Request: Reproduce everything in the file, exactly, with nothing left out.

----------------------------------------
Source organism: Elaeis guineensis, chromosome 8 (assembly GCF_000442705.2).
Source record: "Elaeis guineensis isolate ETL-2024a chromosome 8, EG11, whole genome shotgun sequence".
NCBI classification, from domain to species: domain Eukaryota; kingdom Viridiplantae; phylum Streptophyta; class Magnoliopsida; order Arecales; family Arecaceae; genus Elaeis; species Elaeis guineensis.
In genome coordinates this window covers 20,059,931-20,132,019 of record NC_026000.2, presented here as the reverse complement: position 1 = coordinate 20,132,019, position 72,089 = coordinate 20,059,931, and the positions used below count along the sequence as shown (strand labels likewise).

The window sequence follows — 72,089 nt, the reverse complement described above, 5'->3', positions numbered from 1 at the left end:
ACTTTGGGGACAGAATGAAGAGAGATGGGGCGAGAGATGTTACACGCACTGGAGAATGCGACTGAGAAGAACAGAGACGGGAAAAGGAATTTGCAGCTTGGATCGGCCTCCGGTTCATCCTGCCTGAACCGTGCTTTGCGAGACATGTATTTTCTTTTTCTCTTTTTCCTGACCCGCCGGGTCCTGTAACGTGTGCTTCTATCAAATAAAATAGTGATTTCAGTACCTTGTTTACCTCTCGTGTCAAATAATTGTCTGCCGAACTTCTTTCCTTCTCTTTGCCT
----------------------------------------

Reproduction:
Source organism: Elaeis guineensis, chromosome 8 (assembly GCF_000442705.2).
Source record: "Elaeis guineensis isolate ETL-2024a chromosome 8, EG11, whole genome shotgun sequence".
NCBI classification, from domain to species: domain Eukaryota; kingdom Viridiplantae; phylum Streptophyta; class Magnoliopsida; order Arecales; family Arecaceae; genus Elaeis; species Elaeis guineensis.
In genome coordinates this window covers 20,059,931-20,132,019 of record NC_026000.2, presented here as the reverse complement: position 1 = coordinate 20,132,019, position 72,089 = coordinate 20,059,931, and the positions used below count along the sequence as shown (strand labels likewise).

The window sequence follows — 72,089 nt, the reverse complement described above, 5'->3', positions numbered from 1 at the left end:
ACTTTGGGGACAGAATGAAGAGAGATGGGGCGAGAGATGTTACACGCACTGGAGAATGCGACTGAGAAGAACAGAGACGGGAAAAGGAATTTGCAGCTTGGATCGGCCTCCGGTTCATCCTGCCTGAACCGTGCTTTGCGAGACATGTATTTTCTTTTTCTCTTTTTCCTGACCCGCCGGGTCCTGTAACGTGTGCTTCTATCAAATAAAATAGTGATTTCAGTACCTTGTTTACCTCTCGTGTCAAATAATTGTCTGCCGAACTTCTTTCCTTCTCTTTGCCT